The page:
The European Central Bank has appointed the Publicis network to
handle a global marketing campaign to coincide with the introduction of
euro notes and coins in 11 countries from January 2002.
The through-the-line campaign, set to break in the latter half of 2001,
will be the European Union’s most intensive public information drive
ever, with a budget in the region of 60m euros (pounds 38.5m).
The campaign will include a major public relations drive through
Publicis’ France-based PR division, Publicis Consultants, as well as
standard advertising through the main agency and direct marketing
through Publicis Dialog.
Publicis’ media agency, Optimedia, will plan and buy all media.
The brief is to prepare Europeans for the introduction of euro bank
notes and coins so they are favourably received; to help the public to
recognise the notes; and to show cashiers in shops and banks how to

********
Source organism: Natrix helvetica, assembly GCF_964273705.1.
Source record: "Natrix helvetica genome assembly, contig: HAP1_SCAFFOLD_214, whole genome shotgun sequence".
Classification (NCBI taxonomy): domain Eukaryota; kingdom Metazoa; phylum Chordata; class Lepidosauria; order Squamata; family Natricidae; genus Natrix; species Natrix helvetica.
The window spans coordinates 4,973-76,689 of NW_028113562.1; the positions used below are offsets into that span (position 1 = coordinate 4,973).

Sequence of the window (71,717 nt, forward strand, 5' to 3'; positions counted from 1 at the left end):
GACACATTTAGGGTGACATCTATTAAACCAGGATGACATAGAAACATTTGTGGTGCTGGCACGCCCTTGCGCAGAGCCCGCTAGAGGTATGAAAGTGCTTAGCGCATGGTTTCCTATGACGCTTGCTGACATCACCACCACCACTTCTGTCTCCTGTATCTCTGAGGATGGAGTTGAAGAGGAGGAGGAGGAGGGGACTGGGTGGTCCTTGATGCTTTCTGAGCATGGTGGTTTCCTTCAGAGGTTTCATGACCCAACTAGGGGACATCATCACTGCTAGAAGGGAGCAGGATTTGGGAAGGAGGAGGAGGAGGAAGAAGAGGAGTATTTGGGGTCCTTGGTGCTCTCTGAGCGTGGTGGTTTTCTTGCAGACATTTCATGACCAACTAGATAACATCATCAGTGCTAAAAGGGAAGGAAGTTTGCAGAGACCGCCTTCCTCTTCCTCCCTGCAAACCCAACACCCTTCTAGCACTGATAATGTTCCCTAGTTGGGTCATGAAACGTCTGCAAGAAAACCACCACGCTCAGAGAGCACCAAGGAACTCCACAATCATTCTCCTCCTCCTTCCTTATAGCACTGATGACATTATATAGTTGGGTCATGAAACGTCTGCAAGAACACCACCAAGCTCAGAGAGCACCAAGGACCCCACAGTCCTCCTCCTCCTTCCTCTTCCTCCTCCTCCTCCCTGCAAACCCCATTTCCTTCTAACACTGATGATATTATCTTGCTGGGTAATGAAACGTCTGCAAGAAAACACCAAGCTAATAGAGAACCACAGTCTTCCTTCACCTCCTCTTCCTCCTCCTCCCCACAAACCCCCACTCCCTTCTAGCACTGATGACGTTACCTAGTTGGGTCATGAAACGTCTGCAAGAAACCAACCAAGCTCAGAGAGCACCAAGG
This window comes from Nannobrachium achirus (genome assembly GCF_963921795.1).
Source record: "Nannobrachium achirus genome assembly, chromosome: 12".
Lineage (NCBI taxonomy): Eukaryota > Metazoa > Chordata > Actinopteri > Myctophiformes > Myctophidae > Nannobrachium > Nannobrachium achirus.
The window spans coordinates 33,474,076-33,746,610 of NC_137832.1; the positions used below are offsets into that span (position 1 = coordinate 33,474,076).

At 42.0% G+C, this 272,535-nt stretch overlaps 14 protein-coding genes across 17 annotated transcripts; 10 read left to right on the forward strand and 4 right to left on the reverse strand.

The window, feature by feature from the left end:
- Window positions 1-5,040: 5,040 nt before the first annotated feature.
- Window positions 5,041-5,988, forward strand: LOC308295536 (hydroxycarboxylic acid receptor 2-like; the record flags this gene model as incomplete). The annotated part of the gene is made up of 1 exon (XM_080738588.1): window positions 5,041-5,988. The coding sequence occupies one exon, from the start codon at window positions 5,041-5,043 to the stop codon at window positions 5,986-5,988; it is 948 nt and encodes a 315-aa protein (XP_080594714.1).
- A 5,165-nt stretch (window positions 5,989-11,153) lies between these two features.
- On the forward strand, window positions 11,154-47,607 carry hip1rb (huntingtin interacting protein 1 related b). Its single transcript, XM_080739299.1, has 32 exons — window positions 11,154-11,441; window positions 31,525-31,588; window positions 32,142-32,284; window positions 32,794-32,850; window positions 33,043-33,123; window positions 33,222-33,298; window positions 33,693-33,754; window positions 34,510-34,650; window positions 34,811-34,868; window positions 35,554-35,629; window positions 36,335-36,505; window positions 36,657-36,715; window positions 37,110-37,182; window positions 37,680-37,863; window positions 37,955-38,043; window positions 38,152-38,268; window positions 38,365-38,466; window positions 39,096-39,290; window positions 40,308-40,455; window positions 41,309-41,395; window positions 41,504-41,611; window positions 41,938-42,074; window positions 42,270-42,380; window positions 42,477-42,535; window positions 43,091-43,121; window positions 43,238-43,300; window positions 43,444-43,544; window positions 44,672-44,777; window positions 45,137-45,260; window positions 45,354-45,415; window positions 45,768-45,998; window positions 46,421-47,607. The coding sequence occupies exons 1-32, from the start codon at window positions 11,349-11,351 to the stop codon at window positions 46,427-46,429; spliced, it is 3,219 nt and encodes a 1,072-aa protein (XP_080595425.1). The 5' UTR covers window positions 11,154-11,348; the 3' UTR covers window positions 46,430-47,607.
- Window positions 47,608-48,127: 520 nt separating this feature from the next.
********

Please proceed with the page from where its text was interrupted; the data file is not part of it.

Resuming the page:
recognise the notes and detect fakes.
While the campaign will focus on the 11 countries where the euro is to
be introduced - the United Kingdom, Ireland, Denmark and Sweden have yet
to decide whether to sign up at all - there will also be activity in
other markets including the US and Japan, where recognition of the euro
will be important for tourism. Ads will also appear in the UK.
It is likely that spend, content and media will be tailored to each
individual market according to differing attitudes to the new
The European Central Bank began its search for an agency in February and
saw presentations from nine in the early stages of the pitch. Publicis,
which saw off rival bids from J Walter Thompson and Young & Rubicam in
the final stage, says the nine-month long process has been its biggest
multinational effort ever, involving staff from all over its network in
Joanna Baldwin, who heads up international new business for Publicis
Worldwide based in London, led the pitch team in conducting detailed
research into both nations’ and national central banks’ attitudes to the
Baldwin said: ’Our presentation stressed that the introduction of the
euro should be a cause for celebration as well as anything else, and
that whatever we have to communicate would be better understood if
people were more receptive to the euro.’